To round off the holiday, treat yourself to a stay at Daios Cove Luxury Resort Villas, just 50 minutes away by car.
Swap Machu Picchu for Choquequirao, Peru
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This Incan archaeological site in Southern Peru is often referred to as ‘mini Machu Picchu’ – but it’s actually considered to be better preserved and is a whopping three times bigger than its famous cousin. Despite this, Choquequirao is much less crowded, seeing only 8,000 visitors per year compared to the 1.5 million that descend on Machu Picchu. This might have something to do with the fact that it requires a strenuous two-day hike from Cuzco to reach it (and same to get back) but, if you’re interested in pre-Columbian ruins, the trip is a must-do.
Choquequirao, which means ‘cradle of gold’, is a former Incan city that was thought to have been built by emperor Pachacuti and extended by his son. Much of it is still hidden in the jungle, but visitors can explore a temple, buildings around the main square, and several terraces.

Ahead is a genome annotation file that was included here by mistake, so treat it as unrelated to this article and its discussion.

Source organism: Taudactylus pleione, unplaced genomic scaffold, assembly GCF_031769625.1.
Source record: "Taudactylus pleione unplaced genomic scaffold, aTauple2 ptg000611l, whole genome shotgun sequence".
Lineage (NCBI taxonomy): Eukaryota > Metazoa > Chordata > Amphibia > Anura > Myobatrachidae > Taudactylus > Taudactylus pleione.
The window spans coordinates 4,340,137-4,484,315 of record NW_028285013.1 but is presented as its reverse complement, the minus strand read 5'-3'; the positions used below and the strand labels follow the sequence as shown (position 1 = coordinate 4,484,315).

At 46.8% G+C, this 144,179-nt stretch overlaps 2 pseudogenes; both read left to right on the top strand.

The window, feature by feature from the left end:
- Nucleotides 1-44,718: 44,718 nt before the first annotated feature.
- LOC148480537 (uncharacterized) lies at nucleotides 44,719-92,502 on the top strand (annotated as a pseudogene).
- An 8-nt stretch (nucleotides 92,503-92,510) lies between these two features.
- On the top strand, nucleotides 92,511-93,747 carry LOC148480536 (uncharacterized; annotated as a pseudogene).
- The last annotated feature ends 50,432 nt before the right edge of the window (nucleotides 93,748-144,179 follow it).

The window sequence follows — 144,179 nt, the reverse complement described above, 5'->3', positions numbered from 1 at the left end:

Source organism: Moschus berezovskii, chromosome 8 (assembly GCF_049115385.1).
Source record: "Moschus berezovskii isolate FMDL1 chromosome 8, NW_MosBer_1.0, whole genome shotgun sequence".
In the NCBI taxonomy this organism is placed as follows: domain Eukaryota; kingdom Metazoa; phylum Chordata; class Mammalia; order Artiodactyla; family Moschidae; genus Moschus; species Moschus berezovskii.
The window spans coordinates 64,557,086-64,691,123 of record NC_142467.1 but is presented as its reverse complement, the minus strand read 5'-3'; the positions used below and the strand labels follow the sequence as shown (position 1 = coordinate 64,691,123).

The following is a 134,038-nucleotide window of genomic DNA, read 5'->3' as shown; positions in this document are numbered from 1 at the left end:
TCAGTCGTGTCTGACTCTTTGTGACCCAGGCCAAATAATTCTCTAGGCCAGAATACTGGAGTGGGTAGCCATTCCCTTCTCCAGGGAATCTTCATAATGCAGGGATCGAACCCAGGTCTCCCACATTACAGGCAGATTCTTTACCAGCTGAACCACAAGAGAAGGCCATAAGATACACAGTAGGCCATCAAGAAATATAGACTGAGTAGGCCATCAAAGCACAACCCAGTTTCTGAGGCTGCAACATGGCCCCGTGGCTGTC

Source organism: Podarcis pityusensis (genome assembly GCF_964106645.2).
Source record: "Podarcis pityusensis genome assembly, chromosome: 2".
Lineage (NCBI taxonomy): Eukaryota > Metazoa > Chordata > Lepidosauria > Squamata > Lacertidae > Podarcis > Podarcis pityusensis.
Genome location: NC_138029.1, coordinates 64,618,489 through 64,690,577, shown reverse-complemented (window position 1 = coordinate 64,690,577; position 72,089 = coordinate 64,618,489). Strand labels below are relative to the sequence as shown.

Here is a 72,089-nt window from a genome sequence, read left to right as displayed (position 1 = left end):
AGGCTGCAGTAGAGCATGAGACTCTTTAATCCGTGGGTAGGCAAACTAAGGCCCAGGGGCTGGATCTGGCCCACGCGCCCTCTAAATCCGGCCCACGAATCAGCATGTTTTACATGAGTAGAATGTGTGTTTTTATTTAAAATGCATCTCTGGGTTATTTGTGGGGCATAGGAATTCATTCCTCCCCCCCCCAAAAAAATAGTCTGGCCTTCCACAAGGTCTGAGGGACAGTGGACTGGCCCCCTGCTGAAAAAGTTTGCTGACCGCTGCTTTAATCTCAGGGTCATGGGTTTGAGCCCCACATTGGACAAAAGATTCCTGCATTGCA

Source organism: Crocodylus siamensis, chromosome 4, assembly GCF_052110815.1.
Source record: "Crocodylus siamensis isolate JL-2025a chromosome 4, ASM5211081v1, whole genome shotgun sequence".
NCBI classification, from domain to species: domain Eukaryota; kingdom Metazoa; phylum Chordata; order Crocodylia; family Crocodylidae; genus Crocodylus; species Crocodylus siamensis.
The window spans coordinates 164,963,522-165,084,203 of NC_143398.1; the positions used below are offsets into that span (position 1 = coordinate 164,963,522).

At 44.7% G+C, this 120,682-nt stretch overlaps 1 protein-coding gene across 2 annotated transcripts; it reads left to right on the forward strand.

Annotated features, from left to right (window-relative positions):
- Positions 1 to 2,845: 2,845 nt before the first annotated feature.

The closest accommodation to the ruins is Choquequirao Sanctuary Lodge. Stay in A-frame cabins with thatched roofs and fuel yourself for your expedition at the onsite restaurant.
Swap Arizona’s Grand Canyon for Cataract Canyon, Utah
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Avoid the crowds at the Grand Canyon and head upstream to go whitewater rafting at Cataract Canyon in Utah’s Canyonlands National Park. The two are both on the Colorado River, separated by just one canyon, but Cataract arguably offers the most thrilling section thanks to some 700 miles of undammed water and the Green River tributary. During early summer, you’ll find some of the most difficult rapids here. Thrill-seekers can also go biking, hiking, canyoneering and rappelling in the surrounding area.
Head to Viana do Castelo instead of Sintra, Portugal